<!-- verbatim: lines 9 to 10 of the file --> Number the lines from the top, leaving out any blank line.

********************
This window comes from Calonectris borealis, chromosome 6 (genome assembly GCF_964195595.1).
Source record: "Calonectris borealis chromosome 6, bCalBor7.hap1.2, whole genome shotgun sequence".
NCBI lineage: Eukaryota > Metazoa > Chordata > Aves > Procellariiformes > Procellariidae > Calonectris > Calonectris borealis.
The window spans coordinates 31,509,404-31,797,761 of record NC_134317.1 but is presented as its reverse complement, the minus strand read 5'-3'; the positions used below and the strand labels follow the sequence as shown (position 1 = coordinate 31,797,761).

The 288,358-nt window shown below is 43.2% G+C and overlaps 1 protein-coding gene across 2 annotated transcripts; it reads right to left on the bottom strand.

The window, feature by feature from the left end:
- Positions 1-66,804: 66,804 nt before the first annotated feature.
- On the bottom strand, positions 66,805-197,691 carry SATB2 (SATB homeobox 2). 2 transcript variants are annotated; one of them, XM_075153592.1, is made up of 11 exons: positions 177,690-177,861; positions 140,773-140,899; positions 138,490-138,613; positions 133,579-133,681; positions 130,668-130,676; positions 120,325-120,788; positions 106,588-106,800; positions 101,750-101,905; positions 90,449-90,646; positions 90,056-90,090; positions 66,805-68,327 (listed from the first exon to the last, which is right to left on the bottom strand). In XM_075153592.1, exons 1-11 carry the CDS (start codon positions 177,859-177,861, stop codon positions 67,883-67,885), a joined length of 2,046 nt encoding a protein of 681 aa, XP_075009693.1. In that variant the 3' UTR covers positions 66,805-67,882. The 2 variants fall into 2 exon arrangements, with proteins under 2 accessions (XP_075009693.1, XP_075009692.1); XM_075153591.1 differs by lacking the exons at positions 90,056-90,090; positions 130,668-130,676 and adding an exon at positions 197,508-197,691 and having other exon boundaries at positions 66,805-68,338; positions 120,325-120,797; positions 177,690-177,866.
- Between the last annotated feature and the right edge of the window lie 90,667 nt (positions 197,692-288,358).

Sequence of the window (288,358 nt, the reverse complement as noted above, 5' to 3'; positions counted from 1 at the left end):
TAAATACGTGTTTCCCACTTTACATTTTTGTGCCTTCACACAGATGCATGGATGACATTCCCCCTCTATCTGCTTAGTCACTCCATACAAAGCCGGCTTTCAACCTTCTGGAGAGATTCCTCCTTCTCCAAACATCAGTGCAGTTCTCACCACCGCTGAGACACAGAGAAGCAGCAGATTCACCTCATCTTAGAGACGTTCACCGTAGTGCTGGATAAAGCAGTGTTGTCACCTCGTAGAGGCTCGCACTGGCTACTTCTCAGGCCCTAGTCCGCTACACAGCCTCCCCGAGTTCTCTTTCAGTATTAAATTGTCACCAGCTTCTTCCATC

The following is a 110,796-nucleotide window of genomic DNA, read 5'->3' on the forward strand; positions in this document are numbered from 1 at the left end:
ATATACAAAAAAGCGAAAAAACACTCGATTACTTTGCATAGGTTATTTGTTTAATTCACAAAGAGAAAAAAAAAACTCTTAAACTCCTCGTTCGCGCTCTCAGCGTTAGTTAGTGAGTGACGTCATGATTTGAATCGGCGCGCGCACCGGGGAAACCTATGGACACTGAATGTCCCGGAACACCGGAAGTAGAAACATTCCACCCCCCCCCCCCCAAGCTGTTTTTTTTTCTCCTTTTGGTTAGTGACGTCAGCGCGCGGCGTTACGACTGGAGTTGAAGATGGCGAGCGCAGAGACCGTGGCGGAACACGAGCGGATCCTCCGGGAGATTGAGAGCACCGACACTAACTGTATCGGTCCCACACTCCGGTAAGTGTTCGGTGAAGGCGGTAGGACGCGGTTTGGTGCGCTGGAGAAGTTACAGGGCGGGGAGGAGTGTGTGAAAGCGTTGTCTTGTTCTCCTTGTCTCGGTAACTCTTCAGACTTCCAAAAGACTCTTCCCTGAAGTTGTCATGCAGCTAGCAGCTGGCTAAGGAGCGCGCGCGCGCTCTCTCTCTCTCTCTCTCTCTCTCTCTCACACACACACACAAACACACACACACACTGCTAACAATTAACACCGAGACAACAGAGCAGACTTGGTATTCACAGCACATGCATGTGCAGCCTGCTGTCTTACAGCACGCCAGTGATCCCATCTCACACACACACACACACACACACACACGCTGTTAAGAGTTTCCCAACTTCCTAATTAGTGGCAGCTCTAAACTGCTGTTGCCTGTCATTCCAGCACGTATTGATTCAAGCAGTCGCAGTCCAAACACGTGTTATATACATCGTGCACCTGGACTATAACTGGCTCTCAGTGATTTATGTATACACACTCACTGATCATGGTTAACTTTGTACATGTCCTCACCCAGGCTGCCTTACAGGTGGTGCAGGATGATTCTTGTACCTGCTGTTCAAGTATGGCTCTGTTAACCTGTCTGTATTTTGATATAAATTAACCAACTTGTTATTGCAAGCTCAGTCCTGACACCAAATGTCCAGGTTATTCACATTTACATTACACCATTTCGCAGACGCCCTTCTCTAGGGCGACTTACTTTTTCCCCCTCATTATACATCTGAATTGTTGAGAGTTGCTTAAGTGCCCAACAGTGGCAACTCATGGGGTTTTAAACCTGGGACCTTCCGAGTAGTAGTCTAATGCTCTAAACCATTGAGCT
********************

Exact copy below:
- Between the last annotated feature and the right edge of the window lie 90,667 nt (positions 197,692-288,358).

Sequence of the window (288,358 nt, the reverse complement as noted above, 5' to 3'; positions counted from 1 at the left end):